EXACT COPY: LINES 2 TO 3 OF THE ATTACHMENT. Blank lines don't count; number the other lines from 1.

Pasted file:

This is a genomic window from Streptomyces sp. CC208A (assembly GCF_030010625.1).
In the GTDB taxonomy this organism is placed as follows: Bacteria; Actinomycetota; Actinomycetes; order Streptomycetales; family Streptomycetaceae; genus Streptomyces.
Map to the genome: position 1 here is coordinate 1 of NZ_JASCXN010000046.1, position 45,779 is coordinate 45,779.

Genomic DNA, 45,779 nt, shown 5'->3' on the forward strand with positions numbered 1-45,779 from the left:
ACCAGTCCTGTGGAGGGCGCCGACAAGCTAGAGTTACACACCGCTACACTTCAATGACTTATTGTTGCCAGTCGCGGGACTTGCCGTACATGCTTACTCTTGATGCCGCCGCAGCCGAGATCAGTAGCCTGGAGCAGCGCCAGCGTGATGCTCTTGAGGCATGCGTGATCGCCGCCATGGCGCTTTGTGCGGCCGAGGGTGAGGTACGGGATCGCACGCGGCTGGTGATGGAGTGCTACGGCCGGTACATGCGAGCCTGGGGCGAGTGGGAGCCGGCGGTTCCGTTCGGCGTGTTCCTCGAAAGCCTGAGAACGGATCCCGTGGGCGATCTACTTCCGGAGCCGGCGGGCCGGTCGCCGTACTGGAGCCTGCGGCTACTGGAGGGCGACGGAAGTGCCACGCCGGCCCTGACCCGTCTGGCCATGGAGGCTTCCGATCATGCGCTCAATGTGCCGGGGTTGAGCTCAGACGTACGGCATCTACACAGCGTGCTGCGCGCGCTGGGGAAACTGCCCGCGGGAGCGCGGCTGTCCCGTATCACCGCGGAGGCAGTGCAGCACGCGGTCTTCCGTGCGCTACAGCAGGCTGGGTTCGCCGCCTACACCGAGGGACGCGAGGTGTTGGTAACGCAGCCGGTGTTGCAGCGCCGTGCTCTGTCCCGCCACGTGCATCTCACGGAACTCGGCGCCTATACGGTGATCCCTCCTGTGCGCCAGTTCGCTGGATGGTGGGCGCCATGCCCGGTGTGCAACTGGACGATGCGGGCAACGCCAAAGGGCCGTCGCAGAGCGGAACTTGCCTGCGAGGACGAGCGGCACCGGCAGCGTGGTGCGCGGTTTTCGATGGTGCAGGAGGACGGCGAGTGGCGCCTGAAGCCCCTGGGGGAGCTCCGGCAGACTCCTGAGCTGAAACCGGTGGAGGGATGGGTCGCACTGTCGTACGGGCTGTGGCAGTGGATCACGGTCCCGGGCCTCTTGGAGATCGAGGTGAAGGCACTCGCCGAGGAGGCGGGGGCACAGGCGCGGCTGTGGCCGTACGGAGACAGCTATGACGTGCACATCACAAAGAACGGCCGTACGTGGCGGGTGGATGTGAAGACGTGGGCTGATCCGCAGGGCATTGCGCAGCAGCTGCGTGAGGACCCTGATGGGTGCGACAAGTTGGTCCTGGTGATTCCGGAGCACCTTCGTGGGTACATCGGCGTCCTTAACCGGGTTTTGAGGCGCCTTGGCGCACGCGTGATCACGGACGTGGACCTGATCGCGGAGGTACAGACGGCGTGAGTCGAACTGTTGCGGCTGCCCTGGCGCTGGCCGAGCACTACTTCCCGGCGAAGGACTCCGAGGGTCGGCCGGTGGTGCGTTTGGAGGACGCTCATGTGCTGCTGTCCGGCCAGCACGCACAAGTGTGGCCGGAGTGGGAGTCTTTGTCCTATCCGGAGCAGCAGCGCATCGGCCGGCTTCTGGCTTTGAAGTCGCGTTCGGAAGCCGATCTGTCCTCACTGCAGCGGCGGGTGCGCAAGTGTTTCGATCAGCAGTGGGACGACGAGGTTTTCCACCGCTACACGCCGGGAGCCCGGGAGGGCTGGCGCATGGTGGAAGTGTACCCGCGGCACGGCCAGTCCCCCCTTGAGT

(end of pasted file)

In the GTDB taxonomy this organism is placed as follows: Bacteria; Actinomycetota; Actinomycetes; order Streptomycetales; family Streptomycetaceae; genus Streptomyces.
Map to the genome: position 1 here is coordinate 1 of NZ_JASCXN010000046.1, position 45,779 is coordinate 45,779.